Context: Love means to look at yourself The way one looks at distant things For you are only one thing among many. And whoever sees that way heals his heart, Without knowing it, from various ills — A bird and a tree say to him: Friend. "The World": Love (1943), trans. Czesŀaw Miŀosz

„Until, when all is legend
And many years have passed,
On a great Campo di Fiori
Rage will kindle at a poet's word.“

—  Czeslaw Milosz
Context: Those dying here, the lonely Forgotten by the world, Our tongue becomes for them The language of an ancient planet. Until, when all is legend And many years have passed, On a great Campo di Fiori Rage will kindle at a poet's word. "Campo dei Fiori" (1943), trans. Louis Iribarne and David Brooks

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„Under various names, I have praised only you, rivers!“

—  Czeslaw Milosz
Context: Under various names, I have praised only you, rivers! You are milk and honey and love and death and dance. From a spring in hidden grottoes, seeping from mossy rocks, Where a goddess pours live water from a pitcher, At clear streams in the meadow, where rills murmur underground, Your race and my race begin, and amazement, and quick passage. "Rivers" (1980), trans. Renata Gorczynski and Robert Hass

„Never has there been a close study of how necessary to a man are the experiences which we clumsily call aesthetic.“

—  Czeslaw Milosz
Context: Never has there been a close study of how necessary to a man are the experiences which we clumsily call aesthetic. Such experiences are associated with works of art for only an insignificant number of individuals. The majority find pleasure of an aesthetic nature in the mere fact of their existence within the stream of life. In the cities, the eye meets colorful store displays, the diversity of human types. Looking at passers-by, one can guess from their faces the story of their lives. This movement of the imagination when a man is walking through a crowd has an erotic tinge; his emotions are very close to physiological sensations.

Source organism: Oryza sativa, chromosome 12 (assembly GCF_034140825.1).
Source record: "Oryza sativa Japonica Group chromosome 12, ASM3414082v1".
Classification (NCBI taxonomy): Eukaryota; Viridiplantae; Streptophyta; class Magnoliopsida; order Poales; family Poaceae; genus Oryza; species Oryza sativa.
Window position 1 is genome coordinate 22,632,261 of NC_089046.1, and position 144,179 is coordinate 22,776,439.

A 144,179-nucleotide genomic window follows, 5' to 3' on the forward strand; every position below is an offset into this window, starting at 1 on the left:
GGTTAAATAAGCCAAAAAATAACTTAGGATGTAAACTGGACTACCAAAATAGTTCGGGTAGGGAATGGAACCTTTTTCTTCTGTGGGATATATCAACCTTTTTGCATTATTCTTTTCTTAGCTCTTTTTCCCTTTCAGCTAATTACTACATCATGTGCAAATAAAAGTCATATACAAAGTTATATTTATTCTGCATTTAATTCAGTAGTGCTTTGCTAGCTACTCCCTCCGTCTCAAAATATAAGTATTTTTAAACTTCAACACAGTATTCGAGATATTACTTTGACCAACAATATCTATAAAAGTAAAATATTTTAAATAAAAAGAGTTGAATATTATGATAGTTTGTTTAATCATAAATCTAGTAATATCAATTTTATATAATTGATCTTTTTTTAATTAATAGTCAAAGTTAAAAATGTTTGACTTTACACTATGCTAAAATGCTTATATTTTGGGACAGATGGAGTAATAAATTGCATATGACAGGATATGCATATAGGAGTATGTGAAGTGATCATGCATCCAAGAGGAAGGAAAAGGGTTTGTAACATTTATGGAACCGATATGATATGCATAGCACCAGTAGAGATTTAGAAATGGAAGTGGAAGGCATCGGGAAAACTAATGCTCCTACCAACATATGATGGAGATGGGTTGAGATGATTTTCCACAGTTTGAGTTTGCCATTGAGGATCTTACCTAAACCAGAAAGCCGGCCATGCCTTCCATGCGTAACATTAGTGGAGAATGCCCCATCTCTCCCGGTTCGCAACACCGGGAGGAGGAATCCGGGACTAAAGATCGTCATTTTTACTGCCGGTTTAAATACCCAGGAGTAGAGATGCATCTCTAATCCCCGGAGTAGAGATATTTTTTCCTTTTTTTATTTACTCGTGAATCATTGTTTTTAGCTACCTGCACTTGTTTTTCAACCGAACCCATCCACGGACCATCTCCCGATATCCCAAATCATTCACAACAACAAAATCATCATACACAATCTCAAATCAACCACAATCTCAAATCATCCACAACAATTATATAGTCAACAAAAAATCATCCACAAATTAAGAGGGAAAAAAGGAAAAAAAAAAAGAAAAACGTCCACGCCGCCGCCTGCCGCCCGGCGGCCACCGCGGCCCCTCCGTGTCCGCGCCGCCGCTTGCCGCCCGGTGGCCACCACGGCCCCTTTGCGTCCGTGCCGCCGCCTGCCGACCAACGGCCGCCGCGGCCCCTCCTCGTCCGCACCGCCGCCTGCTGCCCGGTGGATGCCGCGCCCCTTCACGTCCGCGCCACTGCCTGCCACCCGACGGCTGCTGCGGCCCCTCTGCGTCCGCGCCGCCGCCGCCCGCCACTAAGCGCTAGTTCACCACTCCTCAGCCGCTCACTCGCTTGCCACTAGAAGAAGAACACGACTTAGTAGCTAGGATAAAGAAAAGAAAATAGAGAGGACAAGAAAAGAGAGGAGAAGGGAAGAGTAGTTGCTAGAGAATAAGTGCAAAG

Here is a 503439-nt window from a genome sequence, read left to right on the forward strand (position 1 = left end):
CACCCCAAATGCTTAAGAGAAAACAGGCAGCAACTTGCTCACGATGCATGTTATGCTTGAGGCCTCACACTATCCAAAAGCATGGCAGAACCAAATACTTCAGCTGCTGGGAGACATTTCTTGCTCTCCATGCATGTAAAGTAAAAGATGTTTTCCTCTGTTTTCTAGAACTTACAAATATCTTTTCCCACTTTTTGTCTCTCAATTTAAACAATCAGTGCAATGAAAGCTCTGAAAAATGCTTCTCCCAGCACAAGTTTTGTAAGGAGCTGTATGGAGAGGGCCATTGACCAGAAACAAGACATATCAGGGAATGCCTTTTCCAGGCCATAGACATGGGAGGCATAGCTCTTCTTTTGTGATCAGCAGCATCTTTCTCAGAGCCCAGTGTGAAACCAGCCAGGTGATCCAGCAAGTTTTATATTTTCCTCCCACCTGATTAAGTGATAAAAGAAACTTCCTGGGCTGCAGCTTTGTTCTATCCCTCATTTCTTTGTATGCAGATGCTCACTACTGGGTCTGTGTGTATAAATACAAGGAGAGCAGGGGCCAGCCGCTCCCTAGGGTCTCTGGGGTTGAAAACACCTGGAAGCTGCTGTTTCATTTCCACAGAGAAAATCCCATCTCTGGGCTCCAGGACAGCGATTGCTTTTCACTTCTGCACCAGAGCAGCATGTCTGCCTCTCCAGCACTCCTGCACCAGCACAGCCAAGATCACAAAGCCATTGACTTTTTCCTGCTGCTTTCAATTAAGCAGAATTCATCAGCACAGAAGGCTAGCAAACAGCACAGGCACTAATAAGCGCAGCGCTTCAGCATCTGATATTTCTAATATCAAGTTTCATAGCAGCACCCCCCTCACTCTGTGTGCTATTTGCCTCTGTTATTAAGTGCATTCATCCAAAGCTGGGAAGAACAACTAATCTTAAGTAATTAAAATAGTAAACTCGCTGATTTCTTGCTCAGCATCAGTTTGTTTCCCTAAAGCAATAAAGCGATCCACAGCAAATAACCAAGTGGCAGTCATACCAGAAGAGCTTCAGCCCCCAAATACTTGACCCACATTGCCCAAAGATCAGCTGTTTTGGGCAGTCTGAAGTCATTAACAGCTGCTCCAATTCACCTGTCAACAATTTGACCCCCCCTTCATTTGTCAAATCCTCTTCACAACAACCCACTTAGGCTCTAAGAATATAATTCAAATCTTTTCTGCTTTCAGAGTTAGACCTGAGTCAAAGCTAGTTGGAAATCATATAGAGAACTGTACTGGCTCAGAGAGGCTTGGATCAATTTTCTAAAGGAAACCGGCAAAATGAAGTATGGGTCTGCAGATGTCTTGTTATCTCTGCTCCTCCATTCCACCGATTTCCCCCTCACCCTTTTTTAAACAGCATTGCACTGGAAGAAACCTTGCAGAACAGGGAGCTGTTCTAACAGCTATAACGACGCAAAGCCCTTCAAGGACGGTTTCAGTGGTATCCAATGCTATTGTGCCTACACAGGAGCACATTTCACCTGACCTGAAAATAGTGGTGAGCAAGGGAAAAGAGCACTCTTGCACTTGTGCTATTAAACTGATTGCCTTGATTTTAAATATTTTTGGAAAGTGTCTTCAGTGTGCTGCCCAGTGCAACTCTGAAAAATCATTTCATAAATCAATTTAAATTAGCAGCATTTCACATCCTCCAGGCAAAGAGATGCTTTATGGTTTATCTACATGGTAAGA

„Was I born to become
a ritual mourner?“

—  Czeslaw Milosz
Context: How can I live in this country Where the foot knocks against The unburied bones of kin? I hear voices, see smiles. I cannot Write anything; five hands Seize my pen and order me to write The story of their lives and deaths. Was I born to become a ritual mourner? I want to sing of festivities, The greenwood into which Shakespeare Often took me. Leave To poets a moment of happiness, Otherwise your world will perish. "In Warsaw" (1945), trans. Czesŀaw Miŀosz, Robert Hass and Madeline Levine

„And yet the world is different from what it seems to be
and we are other than how we see ourselves in our ravings.“

—  Czeslaw Milosz
Context: There was a time when only wise books were read helping us to bear our pain and misery. This, after all, is not quite the same as leafing through a thousand works fresh from psychiatric clinics. And yet the world is different from what it seems to be and we are other than how we see ourselves in our ravings. "Ars Poetica?"

„We are a poor people, much afflicted.“

—  Czeslaw Milosz
Context: We are a poor people, much afflicted. We camped under various stars, Where you dip water with a cup from a muddy river And slice your bread with a pocketknife. This is a place accepted, not chosen. "It Was Winter" (1964), trans. Czesław Miłosz, Robert Hass, Robert Pinsky and Renata Gorczynski

„I still think too much about the mothers
And ask what is man born of woman.“

—  Czeslaw Milosz
Context: I still think too much about the mothers And ask what is man born of woman. He curls himself up and protects his head While he is kicked by heavy boots; on fire and running, He burns with bright flame; a bulldozer sweeps him into a clay pit. Her child. Embracing a teddy bear. Conceived in ecstasy. "Preparation," trans. Czesław Miłosz and Robert Hass

„Lorem ipsum dolor sit amet, consectetuer adipiscing elit. Etiam egestas wisi a erat. Morbi imperdiet, mauris ac auctor dictum.“